updated 11:05 pm EDT, Mon June 20, 2011
Ivy Bridge delay to March 2012 owed to tablets
Intel's decision to move its Ivy Bridge platform to March 2012 was supported by a rumor late Monday that suggested the iPad may have played a role. It was to have started production in November this year but moved it to March or later in the wake of not just the 6 series chipset bug but notebook PC sales slumps owing to the iPad and other tablets, Digitimes said. The combination reportedly led Intel to "slow down its pace and re-organize its lineup" with the four-month span.
The slower upgrade path would help companies sell their existing Sandy Bridge-based notebooks and allow for a more gradual transition.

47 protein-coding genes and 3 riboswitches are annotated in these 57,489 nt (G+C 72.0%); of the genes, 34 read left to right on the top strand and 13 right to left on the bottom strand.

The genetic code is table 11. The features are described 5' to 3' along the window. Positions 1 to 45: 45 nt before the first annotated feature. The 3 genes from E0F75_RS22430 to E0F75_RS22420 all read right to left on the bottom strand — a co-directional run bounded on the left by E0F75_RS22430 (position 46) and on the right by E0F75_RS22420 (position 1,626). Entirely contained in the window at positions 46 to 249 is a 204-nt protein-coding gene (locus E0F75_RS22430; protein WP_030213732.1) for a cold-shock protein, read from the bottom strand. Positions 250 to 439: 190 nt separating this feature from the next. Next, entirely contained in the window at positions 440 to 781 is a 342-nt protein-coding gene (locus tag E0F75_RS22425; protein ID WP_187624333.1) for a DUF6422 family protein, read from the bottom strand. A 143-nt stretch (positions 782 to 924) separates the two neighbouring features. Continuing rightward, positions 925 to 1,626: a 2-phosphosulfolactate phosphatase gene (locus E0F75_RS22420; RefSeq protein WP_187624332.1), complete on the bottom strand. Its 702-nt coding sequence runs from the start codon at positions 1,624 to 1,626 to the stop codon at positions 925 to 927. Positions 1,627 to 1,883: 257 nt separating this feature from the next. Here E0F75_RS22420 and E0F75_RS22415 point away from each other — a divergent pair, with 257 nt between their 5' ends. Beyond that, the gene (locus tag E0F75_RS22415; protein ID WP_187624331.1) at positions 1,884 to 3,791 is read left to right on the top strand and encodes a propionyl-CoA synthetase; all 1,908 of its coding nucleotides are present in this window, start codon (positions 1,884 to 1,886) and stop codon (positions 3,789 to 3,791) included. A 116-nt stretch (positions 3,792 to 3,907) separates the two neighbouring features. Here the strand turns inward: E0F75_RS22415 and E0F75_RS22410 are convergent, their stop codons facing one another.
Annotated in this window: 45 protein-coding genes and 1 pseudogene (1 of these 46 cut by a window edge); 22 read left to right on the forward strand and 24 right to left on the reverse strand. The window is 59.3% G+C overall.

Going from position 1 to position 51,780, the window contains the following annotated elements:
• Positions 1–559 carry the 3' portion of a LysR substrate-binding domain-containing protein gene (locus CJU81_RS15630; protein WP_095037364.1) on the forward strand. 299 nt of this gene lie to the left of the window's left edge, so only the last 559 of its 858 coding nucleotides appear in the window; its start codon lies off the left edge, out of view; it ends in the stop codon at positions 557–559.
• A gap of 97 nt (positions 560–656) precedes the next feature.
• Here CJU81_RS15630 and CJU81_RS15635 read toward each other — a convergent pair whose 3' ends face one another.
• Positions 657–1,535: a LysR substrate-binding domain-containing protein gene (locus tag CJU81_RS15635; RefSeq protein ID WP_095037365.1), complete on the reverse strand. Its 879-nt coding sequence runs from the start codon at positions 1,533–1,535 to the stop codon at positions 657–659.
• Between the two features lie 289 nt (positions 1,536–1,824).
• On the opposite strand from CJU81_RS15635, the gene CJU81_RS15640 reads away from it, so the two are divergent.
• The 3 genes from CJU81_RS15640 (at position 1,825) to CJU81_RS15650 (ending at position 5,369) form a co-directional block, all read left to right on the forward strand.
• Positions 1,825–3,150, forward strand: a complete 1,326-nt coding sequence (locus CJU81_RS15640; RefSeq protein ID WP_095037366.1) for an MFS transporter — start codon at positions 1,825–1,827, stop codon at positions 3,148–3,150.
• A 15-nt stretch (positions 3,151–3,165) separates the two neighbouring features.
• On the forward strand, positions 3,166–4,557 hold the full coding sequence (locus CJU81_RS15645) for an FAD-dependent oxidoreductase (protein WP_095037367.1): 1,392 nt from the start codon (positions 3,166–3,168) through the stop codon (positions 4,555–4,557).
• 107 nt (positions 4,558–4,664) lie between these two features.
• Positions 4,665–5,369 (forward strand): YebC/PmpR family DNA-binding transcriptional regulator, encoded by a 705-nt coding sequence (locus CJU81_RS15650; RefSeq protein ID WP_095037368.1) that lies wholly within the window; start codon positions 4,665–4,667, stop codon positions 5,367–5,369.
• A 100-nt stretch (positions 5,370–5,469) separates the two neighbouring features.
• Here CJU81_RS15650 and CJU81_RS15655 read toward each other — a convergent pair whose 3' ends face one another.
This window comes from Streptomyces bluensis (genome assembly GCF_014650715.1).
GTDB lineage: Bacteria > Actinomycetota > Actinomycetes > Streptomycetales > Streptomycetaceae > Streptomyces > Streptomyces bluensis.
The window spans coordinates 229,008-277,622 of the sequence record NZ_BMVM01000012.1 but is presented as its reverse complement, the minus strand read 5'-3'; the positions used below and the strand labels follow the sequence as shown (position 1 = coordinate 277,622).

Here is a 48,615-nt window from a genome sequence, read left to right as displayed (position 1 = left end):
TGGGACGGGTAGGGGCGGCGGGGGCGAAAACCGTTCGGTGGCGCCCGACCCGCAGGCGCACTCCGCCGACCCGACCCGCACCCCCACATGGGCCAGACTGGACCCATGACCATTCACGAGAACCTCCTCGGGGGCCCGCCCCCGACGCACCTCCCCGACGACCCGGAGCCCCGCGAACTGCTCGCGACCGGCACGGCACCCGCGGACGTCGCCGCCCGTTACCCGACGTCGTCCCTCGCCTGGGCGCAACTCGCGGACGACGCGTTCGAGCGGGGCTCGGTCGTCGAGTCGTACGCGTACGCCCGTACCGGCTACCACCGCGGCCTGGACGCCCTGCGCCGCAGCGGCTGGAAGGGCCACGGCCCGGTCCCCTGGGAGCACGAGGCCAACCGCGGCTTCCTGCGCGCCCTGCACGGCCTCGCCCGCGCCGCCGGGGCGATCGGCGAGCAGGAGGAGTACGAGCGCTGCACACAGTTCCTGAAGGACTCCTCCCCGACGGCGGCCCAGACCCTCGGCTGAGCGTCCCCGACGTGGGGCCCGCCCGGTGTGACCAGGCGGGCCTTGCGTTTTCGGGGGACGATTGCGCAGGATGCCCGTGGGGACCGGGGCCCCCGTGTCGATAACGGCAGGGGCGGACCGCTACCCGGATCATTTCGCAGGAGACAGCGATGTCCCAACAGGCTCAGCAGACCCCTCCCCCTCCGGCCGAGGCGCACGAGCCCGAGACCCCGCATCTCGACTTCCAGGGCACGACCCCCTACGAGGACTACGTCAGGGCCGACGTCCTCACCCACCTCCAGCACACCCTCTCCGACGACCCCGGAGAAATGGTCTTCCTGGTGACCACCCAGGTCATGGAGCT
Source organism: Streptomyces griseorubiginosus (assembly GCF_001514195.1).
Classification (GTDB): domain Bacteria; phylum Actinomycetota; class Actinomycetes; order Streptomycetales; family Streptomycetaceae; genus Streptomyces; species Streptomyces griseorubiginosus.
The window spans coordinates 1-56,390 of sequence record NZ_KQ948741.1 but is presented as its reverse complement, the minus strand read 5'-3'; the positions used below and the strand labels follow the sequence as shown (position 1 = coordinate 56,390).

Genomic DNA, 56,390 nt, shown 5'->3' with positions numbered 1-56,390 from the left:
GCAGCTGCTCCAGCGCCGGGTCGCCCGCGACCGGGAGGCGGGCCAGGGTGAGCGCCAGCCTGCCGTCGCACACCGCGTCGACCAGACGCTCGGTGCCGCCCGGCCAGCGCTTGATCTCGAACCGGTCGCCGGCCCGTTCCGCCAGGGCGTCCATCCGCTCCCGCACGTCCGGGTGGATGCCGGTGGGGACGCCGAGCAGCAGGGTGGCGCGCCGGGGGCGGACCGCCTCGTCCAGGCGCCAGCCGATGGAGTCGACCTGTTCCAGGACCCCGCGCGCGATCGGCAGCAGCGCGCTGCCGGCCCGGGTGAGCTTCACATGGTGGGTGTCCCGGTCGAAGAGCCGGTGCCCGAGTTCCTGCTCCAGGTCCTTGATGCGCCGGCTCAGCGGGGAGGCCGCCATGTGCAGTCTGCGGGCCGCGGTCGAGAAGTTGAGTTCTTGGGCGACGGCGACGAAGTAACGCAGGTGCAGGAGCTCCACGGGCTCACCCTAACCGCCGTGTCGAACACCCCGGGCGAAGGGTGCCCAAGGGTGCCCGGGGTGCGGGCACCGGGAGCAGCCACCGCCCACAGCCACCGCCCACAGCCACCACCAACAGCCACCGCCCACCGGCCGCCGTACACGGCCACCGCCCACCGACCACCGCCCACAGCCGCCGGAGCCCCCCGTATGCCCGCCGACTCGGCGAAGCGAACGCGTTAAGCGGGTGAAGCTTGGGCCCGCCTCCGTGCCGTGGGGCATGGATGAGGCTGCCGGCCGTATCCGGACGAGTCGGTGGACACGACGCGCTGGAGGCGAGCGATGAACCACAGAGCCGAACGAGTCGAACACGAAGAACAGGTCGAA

Ivy Bridge will be the first processor architecture based on Intel's new 22 nanometer 3D transistor technology and should be much more power efficient in addition to getting speed boosts from added instruction sets and a larger cache. Graphics should also get another lift and compete more towards the mid-range of dedicated video chips instead of the low end it's competitive with in Sandy Bridge.
The iPad's effect on the PC market has been difficult to quantify for Intel but may be corroborated by Microsoft's own Windows licenses. Its netbook revenue dropped 40 percent as many of those who would have bought a Windows 7 mini notebook bought an iPad, and occasionally a rival tablet like the Galaxy Tab.